• Rudder: Why would you have to spend $200-$300 to be able to steer a fishing kayak when you should already be able to control it, as it is a vehicle? Rudders are annoying to use, slow, and are bogged down by weeds.

• Outriggers: Stability for $100 – $400, even when it should come automatically? Why would you spend money on that? Outriggers are an annoyance to install, slow you down, limit your fishing kayak’s mobility, and limit your fishing kayaks ability to maneuver. Also, outriggers are very heavy and cumbersome.

• Installing a rack that can cost upwards of Five Hundred Dollars, just to be able to transport your fishing kayak is ridiculous, and when mounted it takes up space that could be used for other utilities.

Rudders, racks, and outriggers are a nuisance to deal with, and kayak seats are lumbar killers. When you’re looking for fishing kayaks, don’t forget hidden costs of accessories.

So, why not buy a product that won’t have any of these hidden costs? A lack of a need for any of these extra products would lower the cost of a fishing kayak tremendously. The only fishing kayak that has no hidden costs is the W-500 fishing kayak, whose revolutionary new design get’s rid of any needs for extra accessories.

Kayak Fishing Pain With Jeff

Experienced kayak angler from Florida, Jeff McGovern has made some observations:

“Yet another problem in fishing kayaks is shoulder pain, as some of my common kayak friends have talked about- they often communicate that they need to get multiple shoulder problems fixed. Certain anglers have deformities on their shoulders which can be immediate threats. His main problem is casting from his sit on top kayak, which is very painful for his shoulder. The awkward casting angles are painful for my friend as well as others, so he is forced to fish by standing in the water and wade fishing. My friend is twenty five, and there should be no way a product is so painful to use, even for very young people. Whereas conventional kayaks limit your kayak fishing abilities, my Wavewalk fishing kayak offers a tremendous advantage when I power cast. I’ve never had to experience the described  pain in casting from the low L position, as my fishing kayak allows you to fish from a superior position.”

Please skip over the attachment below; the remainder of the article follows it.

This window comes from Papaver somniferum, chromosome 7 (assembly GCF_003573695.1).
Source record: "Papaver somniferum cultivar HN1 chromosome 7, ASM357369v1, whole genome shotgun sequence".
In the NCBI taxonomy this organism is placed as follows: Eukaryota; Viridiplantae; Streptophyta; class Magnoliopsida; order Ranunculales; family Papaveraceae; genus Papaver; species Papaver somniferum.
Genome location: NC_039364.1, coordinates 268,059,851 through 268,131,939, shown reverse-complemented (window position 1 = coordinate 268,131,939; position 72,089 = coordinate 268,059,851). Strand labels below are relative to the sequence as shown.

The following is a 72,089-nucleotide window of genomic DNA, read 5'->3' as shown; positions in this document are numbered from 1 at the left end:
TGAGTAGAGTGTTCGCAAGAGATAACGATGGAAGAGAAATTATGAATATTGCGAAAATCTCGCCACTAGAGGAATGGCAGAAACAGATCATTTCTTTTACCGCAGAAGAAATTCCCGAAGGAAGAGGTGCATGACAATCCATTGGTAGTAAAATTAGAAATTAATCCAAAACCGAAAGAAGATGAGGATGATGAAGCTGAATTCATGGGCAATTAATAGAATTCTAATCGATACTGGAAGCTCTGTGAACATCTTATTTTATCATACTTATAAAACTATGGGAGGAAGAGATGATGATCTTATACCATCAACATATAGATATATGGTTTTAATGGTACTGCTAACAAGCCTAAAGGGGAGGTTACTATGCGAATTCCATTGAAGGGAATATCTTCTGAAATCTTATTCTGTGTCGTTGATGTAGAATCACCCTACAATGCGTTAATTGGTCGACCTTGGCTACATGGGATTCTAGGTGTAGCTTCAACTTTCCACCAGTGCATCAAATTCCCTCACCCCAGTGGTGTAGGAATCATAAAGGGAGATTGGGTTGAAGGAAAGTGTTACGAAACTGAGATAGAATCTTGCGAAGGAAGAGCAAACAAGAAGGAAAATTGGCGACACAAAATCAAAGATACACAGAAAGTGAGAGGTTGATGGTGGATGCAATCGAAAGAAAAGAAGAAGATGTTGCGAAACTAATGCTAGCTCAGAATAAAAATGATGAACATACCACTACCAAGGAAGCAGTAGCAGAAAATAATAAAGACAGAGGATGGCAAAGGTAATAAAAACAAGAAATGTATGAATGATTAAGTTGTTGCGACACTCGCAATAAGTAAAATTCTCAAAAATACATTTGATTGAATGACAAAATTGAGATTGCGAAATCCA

To get a better grasp of these problems, ask yourself these question:
Who in their right mind casts from docks or from large motorboats cast sitting with their legs perpendicular to their back? Who would subject themselves to this uncomfortable posture of their own volition, especially if less painful alternatives are available, like fishing standing up?

Of course no one fishes in the L posture while on land or in large boats, and no one has even considered it.

In different terms, this posture should never be considered suitable for kayak fishing, but conventional sit-in and sit-on fishing kayaks have no reasonable alternative. Anglers do not want to spend time and money with larger fishing boats, they must deal with this inconvenient hindrance to their enjoyment of kayak fishing, yo even be able to fish.”

As stated, conventional fishing kayaks all have this problem, so why not look towards the unconventional? The perfect fishing kayak would have an innovative new ability to use alternate postures. One such kayak comes to mind: The Wavewalk fishing kayak, mentioned in McGovern’s quote. This fishing kayak offers the ability to utilize new positions, like the riding and standing position, through its saddle, which allows for more powerful casting and a better overall experience when kayak fishing.

 Shoulder pain in kayak fishing while casting is discussed often in the kayak fishing world, and there are many articles written on it.